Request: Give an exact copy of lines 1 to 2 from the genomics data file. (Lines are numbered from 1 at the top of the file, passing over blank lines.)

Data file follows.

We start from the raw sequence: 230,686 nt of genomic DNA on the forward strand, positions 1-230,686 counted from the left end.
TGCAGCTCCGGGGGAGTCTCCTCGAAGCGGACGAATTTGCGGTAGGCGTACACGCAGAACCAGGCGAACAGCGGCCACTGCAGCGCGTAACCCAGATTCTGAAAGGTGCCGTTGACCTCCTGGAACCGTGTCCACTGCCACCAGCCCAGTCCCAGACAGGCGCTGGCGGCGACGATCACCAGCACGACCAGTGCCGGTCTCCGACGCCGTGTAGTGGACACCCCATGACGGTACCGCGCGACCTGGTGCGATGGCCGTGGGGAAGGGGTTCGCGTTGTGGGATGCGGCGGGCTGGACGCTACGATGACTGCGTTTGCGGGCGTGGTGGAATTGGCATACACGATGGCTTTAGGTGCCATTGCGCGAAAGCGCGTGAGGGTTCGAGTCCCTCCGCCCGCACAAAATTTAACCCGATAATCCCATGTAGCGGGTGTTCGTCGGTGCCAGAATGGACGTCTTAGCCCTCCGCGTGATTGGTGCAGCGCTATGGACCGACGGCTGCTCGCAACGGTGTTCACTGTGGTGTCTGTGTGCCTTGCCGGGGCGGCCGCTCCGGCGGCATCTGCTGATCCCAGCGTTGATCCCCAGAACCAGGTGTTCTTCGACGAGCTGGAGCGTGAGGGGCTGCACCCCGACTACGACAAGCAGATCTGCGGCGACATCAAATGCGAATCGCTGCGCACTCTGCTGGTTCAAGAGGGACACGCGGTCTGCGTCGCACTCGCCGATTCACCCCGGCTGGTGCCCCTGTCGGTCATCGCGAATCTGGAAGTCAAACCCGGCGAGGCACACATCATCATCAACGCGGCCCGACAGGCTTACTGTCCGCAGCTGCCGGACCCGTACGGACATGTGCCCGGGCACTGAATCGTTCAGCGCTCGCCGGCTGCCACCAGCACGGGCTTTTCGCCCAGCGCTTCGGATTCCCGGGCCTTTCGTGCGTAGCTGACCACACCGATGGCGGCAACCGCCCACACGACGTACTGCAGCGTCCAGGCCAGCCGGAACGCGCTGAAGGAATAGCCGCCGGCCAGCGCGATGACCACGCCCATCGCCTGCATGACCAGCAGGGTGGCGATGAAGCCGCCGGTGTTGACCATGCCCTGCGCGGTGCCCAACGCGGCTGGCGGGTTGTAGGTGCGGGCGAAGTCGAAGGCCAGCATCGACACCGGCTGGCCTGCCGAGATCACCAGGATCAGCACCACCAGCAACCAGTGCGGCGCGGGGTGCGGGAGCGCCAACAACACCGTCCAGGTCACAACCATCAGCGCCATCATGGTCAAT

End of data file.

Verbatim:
We start from the raw sequence: 230,686 nt of genomic DNA on the forward strand, positions 1-230,686 counted from the left end.
TGCAGCTCCGGGGGAGTCTCCTCGAAGCGGACGAATTTGCGGTAGGCGTACACGCAGAACCAGGCGAACAGCGGCCACTGCAGCGCGTAACCCAGATTCTGAAAGGTGCCGTTGACCTCCTGGAACCGTGTCCACTGCCACCAGCCCAGTCCCAGACAGGCGCTGGCGGCGACGATCACCAGCACGACCAGTGCCGGTCTCCGACGCCGTGTAGTGGACACCCCATGACGGTACCGCGCGACCTGGTGCGATGGCCGTGGGGAAGGGGTTCGCGTTGTGGGATGCGGCGGGCTGGACGCTACGATGACTGCGTTTGCGGGCGTGGTGGAATTGGCATACACGATGGCTTTAGGTGCCATTGCGCGAAAGCGCGTGAGGGTTCGAGTCCCTCCGCCCGCACAAAATTTAACCCGATAATCCCATGTAGCGGGTGTTCGTCGGTGCCAGAATGGACGTCTTAGCCCTCCGCGTGATTGGTGCAGCGCTATGGACCGACGGCTGCTCGCAACGGTGTTCACTGTGGTGTCTGTGTGCCTTGCCGGGGCGGCCGCTCCGGCGGCATCTGCTGATCCCAGCGTTGATCCCCAGAACCAGGTGTTCTTCGACGAGCTGGAGCGTGAGGGGCTGCACCCCGACTACGACAAGCAGATCTGCGGCGACATCAAATGCGAATCGCTGCGCACTCTGCTGGTTCAAGAGGGACACGCGGTCTGCGTCGCACTCGCCGATTCACCCCGGCTGGTGCCCCTGTCGGTCATCGCGAATCTGGAAGTCAAACCCGGCGAGGCACACATCATCATCAACGCGGCCCGACAGGCTTACTGTCCGCAGCTGCCGGACCCGTACGGACATGTGCCCGGGCACTGAATCGTTCAGCGCTCGCCGGCTGCCACCAGCACGGGCTTTTCGCCCAGCGCTTCGGATTCCCGGGCCTTTCGTGCGTAGCTGACCACACCGATGGCGGCAACCGCCCACACGACGTACTGCAGCGTCCAGGCCAGCCGGAACGCGCTGAAGGAATAGCCGCCGGCCAGCGCGATGACCACGCCCATCGCCTGCATGACCAGCAGGGTGGCGATGAAGCCGCCGGTGTTGACCATGCCCTGCGCGGTGCCCAACGCGGCTGGCGGGTTGTAGGTGCGGGCGAAGTCGAAGGCCAGCATCGACACCGGCTGGCCTGCCGAGATCACCAGGATCAGCACCACCAGCAACCAGTGCGGCGCGGGGTGCGGGAGCGCCAACAACACCGTCCAGGTCACAACCATCAGCGCCATCATGGTCAAT